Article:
By Alyssa Gautieri |
Within the last six months, three senior living communities have announced they will plant stakes or open in Monmouth County. While in different stages of development, the three communities each offer a range of amenities, services and room options.
Chelsea Senior Living of Shrewsbury
Capitol Seniors Housing (CSH), will begin construction on a new 55-and-older residence in Shrewsbury. The $29.3 million community is slated to open in the third quarter of 2018.
Chelsea Senior Living of Shrewsbury, located at 515 Shrewsbury Ave., will be the first assisted living residence built in Shrewsbury since 2000. Scott Stewart, managing partner at CHS, said, “Shrewsbury is such a great market, filled with great people who have lived here for their entire lives, and we thought the market was unserved. A new, state-of-the-art property will accommodate that need.”
The development will feature oversized windows to provide natural light and bright décor to bring a lively atmosphere to the residence. Stewart said, “With wide spacious hallways and doorways, we want to maintain a bright, open and cheerful environment within the community.” He added, “Seniors want a home that is more like a high-end hotel than a traditional senior living community.”
“We really pride ourselves on building great communities that people are proud to call home,” Stewart said. “In each of our communities, we offer preventive health care, great nutritional options and an abundance of stimulating activities. We see our residents’ lives improve almost instantaneously.”
CHS has also partnered with Chelsea Senior Living, who will be charge of running the day-to-day management of the community.
Bayshore Village – Port Monmouth Section of Middletown
Bayshore Village, a 110-unit age-restricted development for people ages 62 or older in Port Monmouth at 100 Shoal Harbour Court, has re-opened following severe damage caused by Super Storm Sandy in 2012. Community Investment Strategies (CIS) has replaced the prior development, also named Bayshore Village, with a more resilient building on an elevated site.
In the last few months, about 40 residents have moved into the community, some of whom were residents forced to evacuate the previous 96-unit development during Sandy. “We worked with the prior owners to track the residences that were displaced,” said Barbara K. Schoor, vice president of CIS. “By staying in touch with them, we were able to make them a part of the process and encourage them to come back when the new building opened.”
Following the reconstruction, the development has seen some upgrades. “The new building is a modern, state-of-the-art, energy efficient and resilient building, which is very different than what had been on the property before,” said Schoor. “It is a different lifestyle, but we think it will better address the needs of the senior population.”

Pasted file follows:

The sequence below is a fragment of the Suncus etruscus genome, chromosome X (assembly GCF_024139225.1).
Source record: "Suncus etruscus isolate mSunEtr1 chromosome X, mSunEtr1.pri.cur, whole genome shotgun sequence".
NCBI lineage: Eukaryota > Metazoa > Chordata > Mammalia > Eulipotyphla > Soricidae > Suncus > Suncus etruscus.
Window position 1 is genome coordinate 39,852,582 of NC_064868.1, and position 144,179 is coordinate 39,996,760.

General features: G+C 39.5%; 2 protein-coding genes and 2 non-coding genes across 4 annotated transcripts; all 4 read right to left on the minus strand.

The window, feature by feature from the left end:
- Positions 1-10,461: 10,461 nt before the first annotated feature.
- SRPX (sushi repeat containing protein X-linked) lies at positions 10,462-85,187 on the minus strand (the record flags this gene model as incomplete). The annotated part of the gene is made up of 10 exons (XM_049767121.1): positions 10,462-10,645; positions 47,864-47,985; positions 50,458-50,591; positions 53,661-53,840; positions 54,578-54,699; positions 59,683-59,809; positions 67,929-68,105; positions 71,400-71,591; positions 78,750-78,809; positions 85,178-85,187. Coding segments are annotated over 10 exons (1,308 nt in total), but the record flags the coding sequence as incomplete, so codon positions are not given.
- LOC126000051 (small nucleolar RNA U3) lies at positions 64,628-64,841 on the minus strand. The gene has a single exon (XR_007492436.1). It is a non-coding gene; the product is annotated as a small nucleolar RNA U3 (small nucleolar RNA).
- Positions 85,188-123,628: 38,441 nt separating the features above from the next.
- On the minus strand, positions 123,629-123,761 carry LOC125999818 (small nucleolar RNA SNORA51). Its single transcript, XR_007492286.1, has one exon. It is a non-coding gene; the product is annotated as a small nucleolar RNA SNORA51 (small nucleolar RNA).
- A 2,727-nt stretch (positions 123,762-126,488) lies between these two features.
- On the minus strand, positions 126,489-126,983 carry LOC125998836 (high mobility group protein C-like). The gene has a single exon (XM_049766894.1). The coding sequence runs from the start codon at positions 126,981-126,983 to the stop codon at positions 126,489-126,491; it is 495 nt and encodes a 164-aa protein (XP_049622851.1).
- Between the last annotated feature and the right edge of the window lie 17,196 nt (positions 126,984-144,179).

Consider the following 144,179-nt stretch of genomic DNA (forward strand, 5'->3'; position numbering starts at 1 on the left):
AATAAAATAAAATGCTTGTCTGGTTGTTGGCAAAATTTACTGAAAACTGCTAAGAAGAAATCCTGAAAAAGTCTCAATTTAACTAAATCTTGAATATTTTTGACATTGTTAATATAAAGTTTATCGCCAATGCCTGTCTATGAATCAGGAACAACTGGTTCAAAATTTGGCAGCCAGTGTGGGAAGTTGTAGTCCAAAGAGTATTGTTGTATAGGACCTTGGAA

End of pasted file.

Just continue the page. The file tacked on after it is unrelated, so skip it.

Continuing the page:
Following the damage caused by Sandy, CIS chose to address and design the new property with resiliency in mind. The property was raised above flood elevation, the storm water management systems were designed to better control water entering the property, impact-resistant windows were installed, and an emergency generator maintains power to the security system, the fire alarm system, elevators, common areas, stair- wells and hallways in the case of an emergency.
“We wanted to take it a step further and be extra cautious because of what happened during Sandy,” added Schoor.
At Bayshore Village, a Heritage Village community, rents range from $755 to $889 for a one-bedroom apartment and $905 to $1,025 for a two-bedroom apartment.
Heritage Village at Oakhurst – Oakhurst Section of Ocean Township
Less than six months ago, CIS also opened Heritage Village at Oakhurst, a 93-unit rental apartment community for the age 55+ population. Rents range from $933 for one-bedroom apartments and $1,120 for a two-bedroom apartment.
Heritage Village, located at 777 W Park Ave., Oakhurst, was also designed with emergency preparedness in mind – all of the mechanical systems and emergency systems are above the flood elevation to prevent damage in the case of an emergency, and an insulation and weather barrier system was installed.
The Oakhurst property was intended to replace affordable senior housing facilities, which were made inhabitable by Hurricane Irene in 2011. Schoor said, “The township knew there was a need in the community to provide replacement housing.”
To improve resident readiness in the case of another storm, CIS has also implemented a program – at all of its developments – to educate residents about preparedness. “After Sandy, we saw that, in general, people that lived in apartments weren’t as prepared as people that lived in private homes,” Schoor said. “We saw this sudden reliance on the landlord to provide for the residents in a way that we didn’t expect. People didn’t even have flashlights or emergency radios.”
This article was first published in the August 3 – 10, 2017 print edition of The Two River Times.
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